If you live in Minneapolis, the winter that won’t quit just got worse.

On Day 1 of restrictions limiting parking in Minneapolis to one side of residential streets, the Whittier, Uptown and Phillips neighborhoods in south Minneapolis looked like ant farms Sunday. Cars circled the snow-clogged blocks again and again searching for a space on the odd-numbered side of non-snow emergency streets.

A similar plan may soon be imposed in St. Paul, officials said Sunday.

“This is ridiculous,” said Jay Andresen, 26, a third-year law student and apartment dweller who lives in the 2200 block of Garfield Avenue S. He eventually found a spot on Lyndale Avenue S., just a block from his home.

Some blocks still had abundant parking on the odd side. But each of those also had one, two or a half-dozen cars still parked on the even side.

While those car owners were risking a ticket and a tow, they also were risking public safety. The parking restrictions, which could last until April, were put in place Sunday for the first time since the winter of 2010-11 to make room for fire rigs and other emergency vehicles. It isn’t that the 8-foot-wide firetrucks can’t get through the streets, but with cars parked on both sides, it is difficult for firefighters, paramedics and police to work from the rigs, ambulances or squads, said Assistant Fire Chief Cherie Penn.

“No one is taking this decision lightly,” Penn said Sunday. “We know it’s a tremendous inconvenience for people, but when it comes to public safety, we don’t want to have anyone at risk. We just ask that they bear with it, comply with it and help us out as much as they can. You never know when that 911 call may be for yourself or someone you care about.”

St. Paul city officials said Sunday that they will decide this week whether to institute one-sided parking restrictions.

Rash of crashes

Lt. Eric Roeske of the Minnesota State patrol said since 2 p.m. Thursday, statewide, troopers had responded to 1,183 crashes, 2,568 vehicles off the road, 1,253 stalls, 75 jackknifed semi trailer trucks. One fatality, on Thursday, is being blamed on the storm.

Almost every one of the crashes happened because drivers were going too fast for the conditions, he said.

“It’s been an incredibly busy 72 hours for our troopers,” Roeske said. “It’s what we sign up for when we take the job. But it’s not something that should go unrecognized.”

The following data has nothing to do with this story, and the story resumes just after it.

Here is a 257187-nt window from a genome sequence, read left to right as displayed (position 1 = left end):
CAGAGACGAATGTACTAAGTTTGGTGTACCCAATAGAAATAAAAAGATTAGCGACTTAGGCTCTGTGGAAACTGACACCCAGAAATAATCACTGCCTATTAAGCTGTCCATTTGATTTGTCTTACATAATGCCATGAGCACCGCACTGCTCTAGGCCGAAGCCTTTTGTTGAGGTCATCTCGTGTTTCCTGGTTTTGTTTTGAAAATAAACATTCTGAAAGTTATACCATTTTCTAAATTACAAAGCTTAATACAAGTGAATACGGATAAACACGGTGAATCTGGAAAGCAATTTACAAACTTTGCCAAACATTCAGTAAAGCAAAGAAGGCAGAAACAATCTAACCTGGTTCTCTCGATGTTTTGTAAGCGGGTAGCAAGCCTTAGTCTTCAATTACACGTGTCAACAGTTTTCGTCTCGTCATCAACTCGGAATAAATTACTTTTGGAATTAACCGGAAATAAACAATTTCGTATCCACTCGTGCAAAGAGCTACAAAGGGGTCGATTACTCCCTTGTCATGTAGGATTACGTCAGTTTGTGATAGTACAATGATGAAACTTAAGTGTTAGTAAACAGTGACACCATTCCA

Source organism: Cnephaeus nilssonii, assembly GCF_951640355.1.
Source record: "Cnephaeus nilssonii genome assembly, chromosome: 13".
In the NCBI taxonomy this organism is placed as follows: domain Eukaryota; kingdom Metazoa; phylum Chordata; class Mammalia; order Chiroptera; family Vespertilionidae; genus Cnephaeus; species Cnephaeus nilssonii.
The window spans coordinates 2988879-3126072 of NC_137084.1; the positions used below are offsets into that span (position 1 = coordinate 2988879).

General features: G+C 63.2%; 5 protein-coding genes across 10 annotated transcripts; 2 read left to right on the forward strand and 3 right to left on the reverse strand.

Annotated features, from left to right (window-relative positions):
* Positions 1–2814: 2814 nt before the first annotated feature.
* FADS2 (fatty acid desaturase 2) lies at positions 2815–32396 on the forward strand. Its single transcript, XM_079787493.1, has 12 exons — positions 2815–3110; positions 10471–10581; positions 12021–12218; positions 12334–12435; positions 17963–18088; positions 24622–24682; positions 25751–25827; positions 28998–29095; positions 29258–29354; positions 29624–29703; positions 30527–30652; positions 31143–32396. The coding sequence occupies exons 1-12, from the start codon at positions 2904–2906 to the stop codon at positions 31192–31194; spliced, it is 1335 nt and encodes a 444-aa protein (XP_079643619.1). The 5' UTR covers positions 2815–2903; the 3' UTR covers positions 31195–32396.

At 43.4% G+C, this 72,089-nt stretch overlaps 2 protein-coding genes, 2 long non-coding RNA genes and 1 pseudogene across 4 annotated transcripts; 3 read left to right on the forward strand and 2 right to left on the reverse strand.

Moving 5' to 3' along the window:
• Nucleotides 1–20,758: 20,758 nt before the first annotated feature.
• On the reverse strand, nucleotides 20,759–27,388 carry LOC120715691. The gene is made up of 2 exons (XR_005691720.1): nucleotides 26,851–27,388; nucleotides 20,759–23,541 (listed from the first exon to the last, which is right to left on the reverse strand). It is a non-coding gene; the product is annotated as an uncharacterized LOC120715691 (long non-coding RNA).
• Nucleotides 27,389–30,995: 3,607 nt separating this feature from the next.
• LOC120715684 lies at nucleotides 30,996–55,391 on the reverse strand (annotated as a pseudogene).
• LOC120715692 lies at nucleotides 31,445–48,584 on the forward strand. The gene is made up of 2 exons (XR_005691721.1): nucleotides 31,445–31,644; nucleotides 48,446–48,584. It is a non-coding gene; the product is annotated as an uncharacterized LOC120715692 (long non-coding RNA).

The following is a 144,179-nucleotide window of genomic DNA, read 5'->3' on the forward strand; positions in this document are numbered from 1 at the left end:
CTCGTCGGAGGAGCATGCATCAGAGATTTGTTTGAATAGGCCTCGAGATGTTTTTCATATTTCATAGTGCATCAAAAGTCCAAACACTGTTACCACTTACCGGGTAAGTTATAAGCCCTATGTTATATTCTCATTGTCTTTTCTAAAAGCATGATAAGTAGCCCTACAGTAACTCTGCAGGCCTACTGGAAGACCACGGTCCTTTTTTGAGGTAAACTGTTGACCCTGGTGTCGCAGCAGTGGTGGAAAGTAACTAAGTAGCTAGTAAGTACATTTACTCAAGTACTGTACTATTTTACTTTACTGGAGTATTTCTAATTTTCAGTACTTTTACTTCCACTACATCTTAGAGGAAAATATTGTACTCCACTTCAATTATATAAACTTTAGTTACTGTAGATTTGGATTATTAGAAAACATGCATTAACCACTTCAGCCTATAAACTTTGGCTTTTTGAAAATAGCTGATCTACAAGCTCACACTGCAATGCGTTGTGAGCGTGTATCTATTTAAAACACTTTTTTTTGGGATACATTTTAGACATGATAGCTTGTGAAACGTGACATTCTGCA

Freeways, particularly in the metro area, were expected to be “pretty good” for Monday morning commuters, Roeske said. There are still a few ice-rutted and slippery spots, he said, under bridges and signs where the sun hasn’t been able to reach the pavement.

He urged commuters to “prepare, leave early and check traffic reports on 511.org.” Above all, Roeske said, have patience on the roads.

Some, however, were all out of patience for the rigors of driving and parking.

Donna Dunham, 62, was getting off a bus Sunday afternoon at 11th Avenue S. and Franklin Avenue E. Her car, already parked on the odd-side of E. 21st Street, will stay right there. She’ll take the bus to her job in downtown Minneapolis.

Working hard to clear roads

Mark Fischbach, snow and ice operations superintendent for MnDOT, said plow drivers have been working 12-hour shifts 24 hours a day to clear the roads and those shifts will likely continue until Wednesday or Thursday.

“I’ve been doing this for 32 years now and this is the second-worst storm I’ve seen,” Fischbach said. The first was the 1991 Halloween blizzard.

“It took us two weeks to [get] the compaction off the roads in 1991,” he said. “Now … we did it in a number of days.”

Sue Mulvihill, deputy commissioner of MnDOT, said she isn’t worried about the storm breaking the budget.

She isn’t concerned about salt supplies, either, but there may not be much left by spring.

“We will use what we need to make sure we can take care of this storm,” she said. “Sometimes that means we’ll take money away from other things, like patching or mowing.”

She predicted a “prolific pothole season,” for the state, cities and counties.